Ervin v. Hammond
ORDER DISMISSING CASE; DENYING CERTIFICATE OF APPEALABILITY; CERTIFYING APPEAL NOT TAKEN IN GOOD FAITH; DENYING LEAVE TO PROCEED IN FORMA PAUPERIS; DENYING MOTION FOR TEMPORARY RESTRAINING ORDER. Signed by Judge S. Thomas Anderson on 3/15/2013. (Anderson, S.)
IN THE UNITED STATES DISTRICT COURT
FOR THE WESTERN DISTRICT OF TENNESSEE
LORENZO EDWIN ERVIN,
ORDER ON PENDING MOTIONS
ORDER DENYING PETITION PURSUANT TO 28 U.S.C. § 2254
ORDER DENYING CERTIFICATE OF APPEALABILITY
ORDER CERTIFYING APPEAL NOT TAKEN IN GOOD FAITH
ORDER DENYING LEAVE TO PROCEED IN FORMA PAUPERIS ON APPEAL
On March 4, 2013, Petitioner Lorenzo Edward Ervin, a resident
of Memphis, Tennessee, filed a pro se petition for a writ of habeas
corpus pursuant to 28 U.S.C. § 2254. (ECF No. 1.) Ervin paid the
habeas filing fee. (ECF No. 2.) On March 7, 2013, Ervin filed an
emergency motion for a temporary restraining order and preliminary
injunction and a motion seeking leave to proceed in forma pauperis.
(ECF Nos. 3 & 4.) Because the filing fee has been paid, the motion
for leave to proceed in forma pauperis is DENIED as moot. The Clerk
shall record the respondent as Hamilton county Sheriff Jim Hammond.
Restraining Order and Preliminary Injunction that would prohibit
the Hamilton County Sheriff’s Office from arresting him until
resolution of the instant Petition. (ECF No. 3.) Ervin believes he
is subject to arrest because he has not paid court costs and fees
for the conviction at issue. (Id. at 6, 7.) Because the Petition
will be denied for the reasons stated infra, this motion is DENIED
STATE COURT PROCEDURAL HISTORY
On January 10, 2001, Ervin was convicted in the Criminal Court
violation of Tennessee Code Annotated § 39-17-306. At a sentencing
hearing on February 26, 2001, Ervin received a suspended sentence
of six months. (ECF No. 1 at 1.) Ervin appealed, and the Tennessee
Court of Criminal Appeals affirmed. State v. Ervin, No. E2001001147-CCA-R3-CD, 2003 WL 2154920 (Tenn. Crim. App. May 29, 2003),
appeal denied (Tenn. Oct. 6, 2003).1 Ervin did not file a postconviction petition. (See ECF No. 1 at 3-4.)
PETITIONER’S FEDERAL HABEAS CLAIMS
In his federal habeas petition, Ervin raises the following
Whether the trial court properly rejected the claim
that the State discriminated against AfricanAmericans in selecting a jury;
This was not Ervin’s first conviction under that statute. In a prior
case, the Tennessee Court of Criminal Appeals rejected Ervin’s challenge to the
constitutionality of the statute at issue. State v. Ervin, 40 S.W.3d 508 (Tenn.
Crim. App. 2000), appeal denied (Tenn. Feb. 12, 2001), cert. denied, 534 U.S. 842
(2001). It appears that Ervin filed a petition pursuant to 28 U.S.C. § 2254 in
the Eastern District of Tennessee, which was denied. Ervin v. State of Tenn., No.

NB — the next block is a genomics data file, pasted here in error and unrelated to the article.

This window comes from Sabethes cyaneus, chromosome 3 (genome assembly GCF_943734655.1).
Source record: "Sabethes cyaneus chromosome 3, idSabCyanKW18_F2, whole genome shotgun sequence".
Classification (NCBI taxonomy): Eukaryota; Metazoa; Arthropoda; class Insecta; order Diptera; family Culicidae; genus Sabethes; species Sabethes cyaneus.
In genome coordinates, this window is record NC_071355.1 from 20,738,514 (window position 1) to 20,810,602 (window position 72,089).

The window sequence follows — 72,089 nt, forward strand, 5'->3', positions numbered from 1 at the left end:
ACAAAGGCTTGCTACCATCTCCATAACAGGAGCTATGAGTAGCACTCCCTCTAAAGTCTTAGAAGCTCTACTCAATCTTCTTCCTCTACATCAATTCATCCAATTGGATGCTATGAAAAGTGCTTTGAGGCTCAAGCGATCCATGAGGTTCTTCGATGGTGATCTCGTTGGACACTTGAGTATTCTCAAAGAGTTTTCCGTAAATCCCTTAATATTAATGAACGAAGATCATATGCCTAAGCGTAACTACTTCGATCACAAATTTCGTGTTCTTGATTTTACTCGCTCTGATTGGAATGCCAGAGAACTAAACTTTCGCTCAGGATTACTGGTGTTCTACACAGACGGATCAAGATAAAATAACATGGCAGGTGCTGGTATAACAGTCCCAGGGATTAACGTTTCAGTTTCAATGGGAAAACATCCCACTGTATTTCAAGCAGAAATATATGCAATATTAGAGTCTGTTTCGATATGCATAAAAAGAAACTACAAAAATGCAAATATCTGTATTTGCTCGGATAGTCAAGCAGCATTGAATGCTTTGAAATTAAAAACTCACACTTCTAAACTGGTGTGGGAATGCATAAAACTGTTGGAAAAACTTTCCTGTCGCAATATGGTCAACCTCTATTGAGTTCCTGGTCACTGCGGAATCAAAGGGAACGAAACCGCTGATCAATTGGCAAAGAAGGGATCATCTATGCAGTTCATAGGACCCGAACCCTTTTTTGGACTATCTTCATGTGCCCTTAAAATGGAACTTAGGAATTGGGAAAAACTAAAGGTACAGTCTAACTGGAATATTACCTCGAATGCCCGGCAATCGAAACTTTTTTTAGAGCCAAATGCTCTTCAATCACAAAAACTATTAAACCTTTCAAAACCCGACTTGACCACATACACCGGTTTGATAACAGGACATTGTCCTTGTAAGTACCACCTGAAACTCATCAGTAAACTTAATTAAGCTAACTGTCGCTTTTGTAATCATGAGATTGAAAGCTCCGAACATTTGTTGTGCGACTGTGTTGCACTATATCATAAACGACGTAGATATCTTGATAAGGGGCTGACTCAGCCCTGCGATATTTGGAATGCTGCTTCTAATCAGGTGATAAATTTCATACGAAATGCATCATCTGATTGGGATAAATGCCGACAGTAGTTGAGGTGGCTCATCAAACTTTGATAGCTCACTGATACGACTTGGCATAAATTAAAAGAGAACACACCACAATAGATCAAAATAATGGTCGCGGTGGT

1:00-cv-00343 (E.D. Tenn. dismissed Dec. 8, 2000).
Whether there was sufficient evidence presented at
trial to convict him of the charged offense;
Whether Tennessee Code Annotated § 39-17-306 is
vague and overly broad; and
Whether the trial court erred by instructing the
jury regarding knowing or reckless conduct where the
statute did not provide a specific mens rea.
(ECF No. 1 at 5-10.)
ANALYSIS OF PETITIONER’S CLAIMS
A federal court may grant habeas relief to a state prisoner
“only on the ground that he is in custody in violation of the
Constitution or laws or treaties of the United States.” 28 U.S.C.
§ 2254(a). The “in custody” requirement of 28 U.S.C. § 2254(a) is
evaluated as of the date on which the petition is filed. See, e.g.,
Carafas v. LaVallee, 391 U.S. 234 (1968) (habeas petition is not
moot and court is not divested of jurisdiction where petitioner is
unconditionally released from custody during pendency of appeal);
United States v. Zack, No. 98-1526, 1999 WL 96996 (6th Cir. Feb. 1,
1999) (§ 2255 motion not moot where prisoner is on supervised
release). In this case, a suspended sentence of six months was
imposed on February 26, 2001. That sentence had fully expired more
than eleven years before Ervin filed the instant Petition and,
therefore, the “in custody” requirement is not satisfied. See
Maleng v. Cook, 490 U.S. 488, 492 (1989) (“in custody” requirement
not satisfied for fully expired conviction despite possibility
conviction might be used to enhance future sentence; Ward v.
requirement not satisfied where prisoner sought to challenge past
confinement under similar provision of 28 U.S.C. § 2254); United
States v. Onyango, Criminal Action No. 09-128-KSF, Civil Action No.
12-7195-KSF-JGW, 2012 WL 1940621, at *1-2 (E.D. Ky. Apr. 27, 2012)
(federal defendant who was sentenced to time served with no
supervised release not “in custody”) (report and recommendation),
adopted, 2012 WL 1940613 (E.D. Ky. May 29, 2012); United States v.
Peatross, Criminal No. 06-20351, Civil No. 11-11089, 2011 WL